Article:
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Normally the 10-50 gigapixels of a DSLR are good enough for nearly any photo you can imagine, but if you need more—and don’t want to spend many thousands of dollars—then this clever setup by Jon Bumstead may be just the thing.

His contraption uses a Nikon D5000 camera situated above a small photographic subject, which progressively moves in front of the lens using an X/Y stage setup. Motion is handled by pair of stepper motors, under the control of an Arduino Nano and two L9110 driver boards. The Nano also commands the camera to snap a picture when the subject in position, producing an array of photos that can be stitched together to form an image with extreme detail.

In optical microscopes, there is a fundamental trade-off between field-of-view and resolution: the finer the detail, the smaller the region imaged by the microscope. One way to overcome this limitation is to translate the sample and acquire images over a larger field-of-view. The basic idea is to stitch together many high resolution images to form a large FOV. In these images, you get to see both the full sample, as well as fine detail in any portion of the sample. The result is an image consisting of about a billion pixels, much larger in comparison to the pictures taken by a DSLR or smartphone, which typically have around 10 to 50 million pixels.

In this Instructable, I will go over how to build a microscope capable of imaging a 90mm x 60mm field-of-view with pixels corresponding to 2 micrometer at the sample (although, I think the resolution is probably closer to 15 micrometer). The system uses camera lenses, but the same concept can be applied using microscope objectives to get even finer resolution.

When filming your projects—or day-to-day life—static shots can be fun, but having a moving perspective often looks even better. The challenge is keeping the camera pointed at your subject, which maker Saral Tayal addresses with his automated slider.

This Arduino Uno-controlled slider is powered by a pair of brushed DC motors with encoders attached for feedback. One pulls the camera along a pair of rails on a set of linear bearings, while the other adjusts the camera’s horizontal angle using trigonometry to keep a particular object in-frame. 

Code and print files are available in Tayal’s write-up, and some beautiful resulting shots with an explanation of the project can be seen in the video below. 

Mag
25

Pimp up your camera with Arduino timelapse video tutorial – auch auf Deutsch

arduino, Image(s), tutorial, tutorials, video Commenti disabilitati su Pimp up your camera with Arduino timelapse video tutorial – auch auf Deutsch 

timelapse videotutorial

 

Last month we launched the first of a series of tutorials hosted on our Youtube Channel and created by Max of MaxTechTV in german language.

Today we are publishing the second video called “Pimp-up your camera with an Arduino timelapse“. The video explains how to connect an Arduino UNO with you camera and shoot pictures, for example, every 1, 5, 10 seconds to create wonderful videos of slow processes that would normally appear subtle to the human eye.

Enjoy the tutorial below and share with us the results of your experimentations!

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Letzten Monat haben wir das erste einer Reihe von Video-Tutorials auf unserem YouTube Kanal veröffentlicht. Erstellt werden die Tutorials von Max von MaxTechTV für all diejenigen von euch, die Deutsch sprechen.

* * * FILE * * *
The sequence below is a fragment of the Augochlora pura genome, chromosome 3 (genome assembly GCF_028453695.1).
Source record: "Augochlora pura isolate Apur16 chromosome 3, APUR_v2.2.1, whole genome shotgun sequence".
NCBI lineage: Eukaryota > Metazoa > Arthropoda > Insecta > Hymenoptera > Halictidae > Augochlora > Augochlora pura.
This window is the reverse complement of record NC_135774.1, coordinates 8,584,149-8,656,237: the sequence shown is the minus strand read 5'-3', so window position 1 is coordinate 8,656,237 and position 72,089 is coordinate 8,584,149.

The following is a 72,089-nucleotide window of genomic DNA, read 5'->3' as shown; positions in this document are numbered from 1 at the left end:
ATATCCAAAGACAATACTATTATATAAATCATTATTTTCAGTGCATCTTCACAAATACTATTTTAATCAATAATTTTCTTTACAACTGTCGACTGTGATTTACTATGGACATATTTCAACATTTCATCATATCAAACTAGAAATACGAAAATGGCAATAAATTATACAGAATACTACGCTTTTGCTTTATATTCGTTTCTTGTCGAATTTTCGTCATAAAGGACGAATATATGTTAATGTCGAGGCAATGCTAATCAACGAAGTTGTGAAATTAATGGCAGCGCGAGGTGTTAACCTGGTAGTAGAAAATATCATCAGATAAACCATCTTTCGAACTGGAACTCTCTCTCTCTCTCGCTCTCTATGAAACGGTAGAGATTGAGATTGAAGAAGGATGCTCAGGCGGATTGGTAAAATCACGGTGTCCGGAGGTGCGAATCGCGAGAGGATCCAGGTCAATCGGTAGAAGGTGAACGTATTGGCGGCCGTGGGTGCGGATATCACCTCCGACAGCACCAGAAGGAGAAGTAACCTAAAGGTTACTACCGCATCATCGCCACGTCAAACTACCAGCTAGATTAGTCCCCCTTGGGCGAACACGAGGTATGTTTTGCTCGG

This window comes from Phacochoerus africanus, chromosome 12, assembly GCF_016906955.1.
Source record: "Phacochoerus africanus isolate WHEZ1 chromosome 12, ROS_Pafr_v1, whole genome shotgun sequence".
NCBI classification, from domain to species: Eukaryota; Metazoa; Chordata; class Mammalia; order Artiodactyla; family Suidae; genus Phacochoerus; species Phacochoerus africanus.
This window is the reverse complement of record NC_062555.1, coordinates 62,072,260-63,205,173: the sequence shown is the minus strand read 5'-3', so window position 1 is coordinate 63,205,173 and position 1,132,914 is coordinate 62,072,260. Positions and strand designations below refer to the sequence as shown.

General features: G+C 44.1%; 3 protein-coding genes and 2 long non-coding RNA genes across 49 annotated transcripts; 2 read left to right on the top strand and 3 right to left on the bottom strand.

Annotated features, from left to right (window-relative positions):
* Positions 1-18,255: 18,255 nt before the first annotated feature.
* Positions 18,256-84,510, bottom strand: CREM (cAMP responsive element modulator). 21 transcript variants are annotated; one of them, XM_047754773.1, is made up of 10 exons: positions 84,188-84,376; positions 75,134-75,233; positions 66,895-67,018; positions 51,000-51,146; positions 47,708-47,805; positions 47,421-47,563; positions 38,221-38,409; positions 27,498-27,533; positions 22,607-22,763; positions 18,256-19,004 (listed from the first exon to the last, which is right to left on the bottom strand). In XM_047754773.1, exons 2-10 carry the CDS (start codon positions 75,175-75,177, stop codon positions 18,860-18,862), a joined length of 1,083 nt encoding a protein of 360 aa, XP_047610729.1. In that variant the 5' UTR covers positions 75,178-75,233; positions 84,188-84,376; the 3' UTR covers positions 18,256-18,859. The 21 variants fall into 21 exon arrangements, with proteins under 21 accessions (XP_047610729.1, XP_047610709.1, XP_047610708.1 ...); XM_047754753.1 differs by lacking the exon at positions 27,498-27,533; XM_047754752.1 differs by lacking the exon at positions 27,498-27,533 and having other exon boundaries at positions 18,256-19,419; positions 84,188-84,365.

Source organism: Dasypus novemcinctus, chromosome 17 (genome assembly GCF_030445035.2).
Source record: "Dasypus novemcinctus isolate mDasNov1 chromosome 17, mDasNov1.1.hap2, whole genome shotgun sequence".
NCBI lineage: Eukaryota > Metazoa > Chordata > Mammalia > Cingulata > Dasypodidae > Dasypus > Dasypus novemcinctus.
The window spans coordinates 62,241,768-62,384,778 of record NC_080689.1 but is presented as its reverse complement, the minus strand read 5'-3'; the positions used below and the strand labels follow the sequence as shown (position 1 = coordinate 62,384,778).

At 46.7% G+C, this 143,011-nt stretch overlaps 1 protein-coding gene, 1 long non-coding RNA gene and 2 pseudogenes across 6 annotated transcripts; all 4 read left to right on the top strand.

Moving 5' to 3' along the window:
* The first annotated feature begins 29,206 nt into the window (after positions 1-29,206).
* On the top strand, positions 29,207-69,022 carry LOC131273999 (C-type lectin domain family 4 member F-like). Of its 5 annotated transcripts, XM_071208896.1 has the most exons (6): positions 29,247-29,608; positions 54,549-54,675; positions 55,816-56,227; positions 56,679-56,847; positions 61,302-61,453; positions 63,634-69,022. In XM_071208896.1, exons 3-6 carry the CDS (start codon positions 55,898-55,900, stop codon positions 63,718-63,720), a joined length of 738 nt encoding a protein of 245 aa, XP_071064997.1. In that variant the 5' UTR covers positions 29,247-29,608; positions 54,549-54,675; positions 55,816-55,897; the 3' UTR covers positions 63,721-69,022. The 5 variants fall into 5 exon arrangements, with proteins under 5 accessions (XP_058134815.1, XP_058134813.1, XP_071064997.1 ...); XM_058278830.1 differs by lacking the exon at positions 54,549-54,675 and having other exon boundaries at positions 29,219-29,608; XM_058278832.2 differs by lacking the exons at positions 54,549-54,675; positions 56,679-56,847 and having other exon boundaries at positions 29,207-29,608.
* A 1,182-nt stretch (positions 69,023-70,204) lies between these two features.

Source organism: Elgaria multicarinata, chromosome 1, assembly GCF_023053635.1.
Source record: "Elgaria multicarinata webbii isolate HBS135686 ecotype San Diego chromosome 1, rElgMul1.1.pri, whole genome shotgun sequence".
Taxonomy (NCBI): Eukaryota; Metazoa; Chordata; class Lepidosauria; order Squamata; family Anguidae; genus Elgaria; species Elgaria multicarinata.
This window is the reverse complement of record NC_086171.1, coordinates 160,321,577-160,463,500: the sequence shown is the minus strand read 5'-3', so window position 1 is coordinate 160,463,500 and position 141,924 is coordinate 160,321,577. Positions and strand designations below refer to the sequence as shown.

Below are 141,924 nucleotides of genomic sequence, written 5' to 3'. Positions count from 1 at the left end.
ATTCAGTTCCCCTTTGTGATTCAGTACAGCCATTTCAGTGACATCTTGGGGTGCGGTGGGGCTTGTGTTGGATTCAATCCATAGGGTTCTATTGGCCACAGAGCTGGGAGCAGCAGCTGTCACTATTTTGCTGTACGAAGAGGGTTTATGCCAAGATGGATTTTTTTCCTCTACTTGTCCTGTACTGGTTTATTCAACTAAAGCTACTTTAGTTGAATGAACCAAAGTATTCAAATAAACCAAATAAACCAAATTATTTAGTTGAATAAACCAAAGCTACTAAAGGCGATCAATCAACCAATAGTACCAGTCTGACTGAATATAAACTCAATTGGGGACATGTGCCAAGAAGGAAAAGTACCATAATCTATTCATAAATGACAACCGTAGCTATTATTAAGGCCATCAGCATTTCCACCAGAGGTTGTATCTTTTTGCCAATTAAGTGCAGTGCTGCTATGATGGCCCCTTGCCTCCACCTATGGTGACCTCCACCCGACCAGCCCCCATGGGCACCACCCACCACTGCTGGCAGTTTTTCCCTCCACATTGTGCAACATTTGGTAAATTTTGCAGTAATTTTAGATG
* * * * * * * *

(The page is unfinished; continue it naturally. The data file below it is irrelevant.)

Heute veröffentlichen wir das zweite Video mit dem Titel “Erstelle tolle Zeitrafferaufnahmen mit deiner Kamera & Arduino”. Das Video erklärt wie man einen Arduino UNO mit einer Kamera verbindet um mit dieser in bestimmten Abständen, wie z.B. 1, 5 oder 10 Sekunden, ein Bild aufzunehmen. So kann man beeindruckende Videos von langsamen Prozessen erstellen, die dem menschlichen Augen sonst verborgen bleiben würden.Viel Spaß mit dem Tutorial und teilt mit uns die Ergebnisse eurer Experimente!

 

 

Apr
24

Arduino’s cameo appearence in The Following

arduino, device, Image(s), kevin bacon, series, thefollowing, Tv Commenti disabilitati su Arduino’s cameo appearence in The Following 

Arduino cameo in the  theFollowing

 

The Following is an american TV Series which premiered last january and telling the story of

 former FBI agent Ryan Hardy (Kevin Bacon) and his attempts to recapture serial killer Joe Carroll following the latter’s escape from prison

On the 9th of April Season 1, chapter 12  aired and some of you noticed the unexpected!

An Arduino Uno spotted for the first time in a TV series at 17m 40s: Kevin Bacon jumps over an ArduinoUno-activated device … the red led blinking seems pretty dangerous!

But what kind of device is it exactly?
Nov
05

Arduino Due VGA Signal Out

arduino, arduino due, DUE, Hardware, Image(s), inspiration, VGA, Visualising Data Commenti disabilitati su Arduino Due VGA Signal Out 

Photo credit: [Stimmer] on the Arduino Forum

[Stimmer] on the Arduino Forum hardcoded a way to display 160×240 (320×240 after some posts) VGA signal.

After working out how to do a timer interrupt I’ve had a go at making a VGA framebuffer. It is rather low-res at present(160×240) and fuzzy but I hope to be able to improve that. It has 8-bit colour (RRRGGGBB).
I cannot get Eagle to run right now so will have to describe the schematic in text:
Due pin 2 -> VGA pin 13 (HSync)
Due pin 3 -> VGA pin 14 (VSync)

Due pin 25 -> 820R resistor -> VGA pin 3 (blue)
Due pin 26 -> 390R resistor -> VGA pin 3 (blue)

Due pin 27 -> 2k2 resistor -> VGA pin 2 (green)
Due pin 28 -> 1k resistor -> VGA pin 2 (green)
Due pin 14 -> 470R resistor -> VGA pin 2 (green)

Due pin 15 -> 2k2 resistor -> VGA pin 1 (red)
Due pin 29 -> 1k resistor -> VGA pin 1 (red)
Due pin 11 -> 470R resistor -> VGA pin 1(red)

Due pin GND -> VGA pins 5,6,7,8,10

Via [Arduino Forum]



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